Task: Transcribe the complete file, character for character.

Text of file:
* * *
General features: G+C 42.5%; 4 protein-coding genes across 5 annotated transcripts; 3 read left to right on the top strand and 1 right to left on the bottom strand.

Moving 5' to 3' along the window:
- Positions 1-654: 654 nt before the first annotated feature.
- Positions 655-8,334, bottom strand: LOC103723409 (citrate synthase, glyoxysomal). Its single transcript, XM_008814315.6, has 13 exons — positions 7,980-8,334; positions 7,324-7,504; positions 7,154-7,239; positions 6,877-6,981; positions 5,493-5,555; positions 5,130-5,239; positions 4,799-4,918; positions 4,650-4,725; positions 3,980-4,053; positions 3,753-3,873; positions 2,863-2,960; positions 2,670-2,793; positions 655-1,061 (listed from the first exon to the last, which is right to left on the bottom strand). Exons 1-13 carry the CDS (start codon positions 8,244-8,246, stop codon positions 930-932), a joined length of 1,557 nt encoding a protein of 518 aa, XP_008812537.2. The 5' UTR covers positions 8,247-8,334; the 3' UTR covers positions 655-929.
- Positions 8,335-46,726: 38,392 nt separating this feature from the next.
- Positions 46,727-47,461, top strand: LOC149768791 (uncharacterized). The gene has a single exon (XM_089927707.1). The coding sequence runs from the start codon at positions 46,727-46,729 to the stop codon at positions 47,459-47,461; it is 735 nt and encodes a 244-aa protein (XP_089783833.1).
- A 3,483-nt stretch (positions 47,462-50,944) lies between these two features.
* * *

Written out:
General features: G+C 42.5%; 4 protein-coding genes across 5 annotated transcripts; 3 read left to right on the top strand and 1 right to left on the bottom strand.

Moving 5' to 3' along the window:
- Positions 1-654: 654 nt before the first annotated feature.
- Positions 655-8,334, bottom strand: LOC103723409 (citrate synthase, glyoxysomal). Its single transcript, XM_008814315.6, has 13 exons — positions 7,980-8,334; positions 7,324-7,504; positions 7,154-7,239; positions 6,877-6,981; positions 5,493-5,555; positions 5,130-5,239; positions 4,799-4,918; positions 4,650-4,725; positions 3,980-4,053; positions 3,753-3,873; positions 2,863-2,960; positions 2,670-2,793; positions 655-1,061 (listed from the first exon to the last, which is right to left on the bottom strand). Exons 1-13 carry the CDS (start codon positions 8,244-8,246, stop codon positions 930-932), a joined length of 1,557 nt encoding a protein of 518 aa, XP_008812537.2. The 5' UTR covers positions 8,247-8,334; the 3' UTR covers positions 655-929.
- Positions 8,335-46,726: 38,392 nt separating this feature from the next.
- Positions 46,727-47,461, top strand: LOC149768791 (uncharacterized). The gene has a single exon (XM_089927707.1). The coding sequence runs from the start codon at positions 46,727-46,729 to the stop codon at positions 47,459-47,461; it is 735 nt and encodes a 244-aa protein (XP_089783833.1).
- A 3,483-nt stretch (positions 47,462-50,944) lies between these two features.